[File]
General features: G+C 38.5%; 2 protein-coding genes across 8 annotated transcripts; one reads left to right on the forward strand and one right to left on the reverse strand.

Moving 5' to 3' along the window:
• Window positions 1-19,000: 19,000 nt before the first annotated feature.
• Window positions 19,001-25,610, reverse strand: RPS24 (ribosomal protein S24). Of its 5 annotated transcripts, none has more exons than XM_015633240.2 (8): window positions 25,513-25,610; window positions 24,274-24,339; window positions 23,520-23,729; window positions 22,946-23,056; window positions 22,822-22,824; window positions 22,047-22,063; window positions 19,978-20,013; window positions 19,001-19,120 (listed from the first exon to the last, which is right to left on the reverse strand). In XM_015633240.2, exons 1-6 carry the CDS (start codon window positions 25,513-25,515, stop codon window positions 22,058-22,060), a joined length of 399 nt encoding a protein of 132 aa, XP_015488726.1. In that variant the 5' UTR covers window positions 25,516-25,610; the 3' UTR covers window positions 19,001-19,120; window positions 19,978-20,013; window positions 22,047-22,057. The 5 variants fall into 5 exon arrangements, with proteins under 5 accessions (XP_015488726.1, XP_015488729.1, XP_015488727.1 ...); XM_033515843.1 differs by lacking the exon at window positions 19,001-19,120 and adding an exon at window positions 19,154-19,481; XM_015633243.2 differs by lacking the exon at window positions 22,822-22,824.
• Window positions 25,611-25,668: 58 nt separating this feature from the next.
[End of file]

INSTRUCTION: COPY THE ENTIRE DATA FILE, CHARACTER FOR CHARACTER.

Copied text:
General features: G+C 38.5%; 2 protein-coding genes across 8 annotated transcripts; one reads left to right on the forward strand and one right to left on the reverse strand.

Moving 5' to 3' along the window:
• Window positions 1-19,000: 19,000 nt before the first annotated feature.
• Window positions 19,001-25,610, reverse strand: RPS24 (ribosomal protein S24). Of its 5 annotated transcripts, none has more exons than XM_015633240.2 (8): window positions 25,513-25,610; window positions 24,274-24,339; window positions 23,520-23,729; window positions 22,946-23,056; window positions 22,822-22,824; window positions 22,047-22,063; window positions 19,978-20,013; window positions 19,001-19,120 (listed from the first exon to the last, which is right to left on the reverse strand). In XM_015633240.2, exons 1-6 carry the CDS (start codon window positions 25,513-25,515, stop codon window positions 22,058-22,060), a joined length of 399 nt encoding a protein of 132 aa, XP_015488726.1. In that variant the 5' UTR covers window positions 25,516-25,610; the 3' UTR covers window positions 19,001-19,120; window positions 19,978-20,013; window positions 22,047-22,057. The 5 variants fall into 5 exon arrangements, with proteins under 5 accessions (XP_015488726.1, XP_015488729.1, XP_015488727.1 ...); XM_033515843.1 differs by lacking the exon at window positions 19,001-19,120 and adding an exon at window positions 19,154-19,481; XM_015633243.2 differs by lacking the exon at window positions 22,822-22,824.
• Window positions 25,611-25,668: 58 nt separating this feature from the next.